Personalization of the workplaceOctober 9, 2018 / By
JLL recently ran a survey of nearly 600 corporate real estate leaders worldwide. Among many other topics, we asked their views about innovations that would have the biggest impact on them in the next couple of years. A couple of the responses stood out clearly to me:
“Personalization of the workplace”
“Flexible workspaces which allow personalization of workspaces even when used by multiple employees“
This echoes what I have heard from some clients directly – the idea that we have come full circle – from an emphasis on private offices, through activity based working and hot-desking, and back to personalized spaces (if not private offices). Some of the approaches that are common in today’s workplace, such as agile, facilitate personalization of the space as teams work closely and intensely together on projects.
The interest in personalization reflects the intersection of two major trends. On one hand, there is the need and desire for a more human and authentic experience in the office as our work and personal lives become digital. At the same time, real estate is becoming less fixed and more flexible, in terms of how we design, build, and lease it. How do we reconcile the two?
Personalization could play out in a few different ways – although by its nature, we cannot be too prescriptive. The first way is through gathering employee input on the design and fit out of any new workplace. This will allow for the expression of the unique workplace culture of the organization, and foster individual ownership and connection to the space.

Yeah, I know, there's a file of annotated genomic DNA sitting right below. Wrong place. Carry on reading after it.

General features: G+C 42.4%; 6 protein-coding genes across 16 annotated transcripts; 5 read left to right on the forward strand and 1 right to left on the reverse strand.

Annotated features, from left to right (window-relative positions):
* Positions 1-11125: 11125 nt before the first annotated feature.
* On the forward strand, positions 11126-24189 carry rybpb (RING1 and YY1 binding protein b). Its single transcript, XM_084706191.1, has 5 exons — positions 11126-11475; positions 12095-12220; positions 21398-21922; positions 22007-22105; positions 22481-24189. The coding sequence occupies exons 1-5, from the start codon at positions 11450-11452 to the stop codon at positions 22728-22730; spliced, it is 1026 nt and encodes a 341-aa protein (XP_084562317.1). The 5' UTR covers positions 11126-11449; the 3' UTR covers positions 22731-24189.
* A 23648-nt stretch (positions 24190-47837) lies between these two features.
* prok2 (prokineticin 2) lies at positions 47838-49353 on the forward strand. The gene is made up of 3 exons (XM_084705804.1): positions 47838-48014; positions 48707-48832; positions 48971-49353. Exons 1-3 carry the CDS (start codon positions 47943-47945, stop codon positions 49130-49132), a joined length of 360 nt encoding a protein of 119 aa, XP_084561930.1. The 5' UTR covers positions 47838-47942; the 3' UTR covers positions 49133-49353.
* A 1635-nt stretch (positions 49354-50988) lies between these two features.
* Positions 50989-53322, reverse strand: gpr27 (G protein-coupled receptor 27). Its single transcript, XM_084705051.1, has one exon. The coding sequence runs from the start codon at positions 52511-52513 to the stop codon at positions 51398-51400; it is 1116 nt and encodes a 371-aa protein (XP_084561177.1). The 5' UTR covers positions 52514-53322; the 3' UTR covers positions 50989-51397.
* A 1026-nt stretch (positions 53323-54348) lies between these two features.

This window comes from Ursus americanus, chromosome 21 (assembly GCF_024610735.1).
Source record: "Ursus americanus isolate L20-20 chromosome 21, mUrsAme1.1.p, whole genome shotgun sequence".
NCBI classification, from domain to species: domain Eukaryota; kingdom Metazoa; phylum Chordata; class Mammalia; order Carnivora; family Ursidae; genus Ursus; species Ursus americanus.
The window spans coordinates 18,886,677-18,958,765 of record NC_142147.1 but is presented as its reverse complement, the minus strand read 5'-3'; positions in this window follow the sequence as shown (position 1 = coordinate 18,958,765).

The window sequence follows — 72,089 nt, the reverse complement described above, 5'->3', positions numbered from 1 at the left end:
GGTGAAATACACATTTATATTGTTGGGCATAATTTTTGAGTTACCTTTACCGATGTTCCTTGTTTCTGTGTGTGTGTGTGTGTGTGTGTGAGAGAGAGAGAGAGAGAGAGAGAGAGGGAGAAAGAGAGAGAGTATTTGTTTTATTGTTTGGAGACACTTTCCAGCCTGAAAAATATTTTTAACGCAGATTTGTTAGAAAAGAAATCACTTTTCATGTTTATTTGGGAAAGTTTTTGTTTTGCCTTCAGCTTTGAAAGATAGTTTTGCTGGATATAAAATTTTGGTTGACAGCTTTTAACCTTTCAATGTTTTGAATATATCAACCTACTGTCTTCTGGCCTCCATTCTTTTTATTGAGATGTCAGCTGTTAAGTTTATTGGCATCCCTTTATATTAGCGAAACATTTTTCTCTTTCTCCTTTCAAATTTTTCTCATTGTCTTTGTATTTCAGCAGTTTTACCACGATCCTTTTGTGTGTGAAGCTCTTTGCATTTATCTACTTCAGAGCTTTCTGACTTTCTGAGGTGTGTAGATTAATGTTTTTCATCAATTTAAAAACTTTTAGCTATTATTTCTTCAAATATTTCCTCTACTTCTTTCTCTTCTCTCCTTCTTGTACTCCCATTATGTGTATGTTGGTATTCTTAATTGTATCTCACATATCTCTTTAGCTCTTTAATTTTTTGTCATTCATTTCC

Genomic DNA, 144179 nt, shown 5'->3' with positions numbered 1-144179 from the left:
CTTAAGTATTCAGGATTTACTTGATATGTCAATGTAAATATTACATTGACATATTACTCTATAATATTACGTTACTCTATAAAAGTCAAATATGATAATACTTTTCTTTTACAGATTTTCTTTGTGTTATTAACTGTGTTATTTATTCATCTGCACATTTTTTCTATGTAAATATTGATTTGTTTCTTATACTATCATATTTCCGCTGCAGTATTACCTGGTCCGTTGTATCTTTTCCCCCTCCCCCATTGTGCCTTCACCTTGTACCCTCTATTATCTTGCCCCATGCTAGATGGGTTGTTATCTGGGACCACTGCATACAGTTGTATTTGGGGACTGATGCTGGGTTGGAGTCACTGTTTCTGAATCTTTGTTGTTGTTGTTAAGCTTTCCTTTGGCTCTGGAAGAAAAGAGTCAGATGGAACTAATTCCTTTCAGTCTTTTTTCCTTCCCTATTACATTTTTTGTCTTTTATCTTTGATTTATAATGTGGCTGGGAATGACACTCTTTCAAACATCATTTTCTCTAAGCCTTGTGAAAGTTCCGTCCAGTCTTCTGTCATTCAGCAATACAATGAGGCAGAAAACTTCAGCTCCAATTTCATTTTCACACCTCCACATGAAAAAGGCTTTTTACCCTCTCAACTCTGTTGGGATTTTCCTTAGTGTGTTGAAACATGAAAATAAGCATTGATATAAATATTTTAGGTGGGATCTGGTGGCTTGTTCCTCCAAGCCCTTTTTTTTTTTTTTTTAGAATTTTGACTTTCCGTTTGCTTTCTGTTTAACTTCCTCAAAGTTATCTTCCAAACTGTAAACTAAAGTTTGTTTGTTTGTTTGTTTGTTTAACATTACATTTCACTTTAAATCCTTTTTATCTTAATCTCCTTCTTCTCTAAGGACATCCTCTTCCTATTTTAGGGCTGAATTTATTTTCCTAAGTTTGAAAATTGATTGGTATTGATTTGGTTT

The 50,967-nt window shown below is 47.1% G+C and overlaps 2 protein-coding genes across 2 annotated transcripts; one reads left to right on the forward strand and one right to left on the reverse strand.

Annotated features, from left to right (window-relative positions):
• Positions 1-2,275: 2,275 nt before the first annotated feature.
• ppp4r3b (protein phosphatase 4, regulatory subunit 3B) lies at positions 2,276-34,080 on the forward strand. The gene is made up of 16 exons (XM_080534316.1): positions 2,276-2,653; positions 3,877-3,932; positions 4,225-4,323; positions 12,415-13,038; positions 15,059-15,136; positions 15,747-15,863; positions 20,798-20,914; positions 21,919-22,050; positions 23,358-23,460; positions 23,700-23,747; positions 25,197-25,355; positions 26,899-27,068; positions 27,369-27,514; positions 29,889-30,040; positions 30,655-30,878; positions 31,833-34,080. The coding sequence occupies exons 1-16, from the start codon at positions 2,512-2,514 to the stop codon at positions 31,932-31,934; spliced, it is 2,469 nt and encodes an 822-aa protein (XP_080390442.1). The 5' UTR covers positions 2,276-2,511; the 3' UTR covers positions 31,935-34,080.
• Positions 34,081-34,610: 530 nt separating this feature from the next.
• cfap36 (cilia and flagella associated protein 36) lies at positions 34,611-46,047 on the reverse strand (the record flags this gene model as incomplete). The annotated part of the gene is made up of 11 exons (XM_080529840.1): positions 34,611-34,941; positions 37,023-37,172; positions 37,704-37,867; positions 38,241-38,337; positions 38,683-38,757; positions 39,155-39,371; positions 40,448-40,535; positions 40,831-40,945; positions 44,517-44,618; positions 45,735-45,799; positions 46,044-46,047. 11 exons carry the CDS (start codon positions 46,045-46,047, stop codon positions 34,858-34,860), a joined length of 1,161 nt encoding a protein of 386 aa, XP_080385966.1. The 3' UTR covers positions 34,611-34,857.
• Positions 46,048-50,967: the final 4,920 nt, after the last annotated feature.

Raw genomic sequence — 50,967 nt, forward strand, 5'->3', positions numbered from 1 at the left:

The second way is through the types of spaces provided. Personalization could mean spaces that allow users to facilitate conversations and interactions, to spaces that host social activities or activities that facilitate personal growth, learning and wellness. After all, JLL’s Human Experience research found that 58% of employees worldwide were more engaged and productive if they had access to community space. Modular and flexible furniture and fit-outs will also help to tailor the experience.
There’s also a role for skills. ‘Work’ is not defined by the physical space anymore, and those that design and operate workspaces need to possess the soft skills that will support a more authentic and human experience at work for employees. Events planning, concierge roles and even wellness coaches will become more in demand.
Finally – technology has a big role to play. JLL’s perspective on the Future of Work notes that ‘hyper personalization’ is part of driving the optimal workplace experience, and much of this could be driven by tech solutions. Our global Future of Work survey (forthcoming) has found that the top priority for tech investment are experience apps. Smart buildings could automatically tailor the ambient environment at each employee’s workstation to their preferences. Interactive walls or screens around workstations with art and images that make them feel at home. With advancements in technology comes even more potential for personalization, even within a more flexible working environment.
But it’s clear that how we drive personalization will be as much about the space as the experiences we create within them, and as unique as the people who inhabit them.
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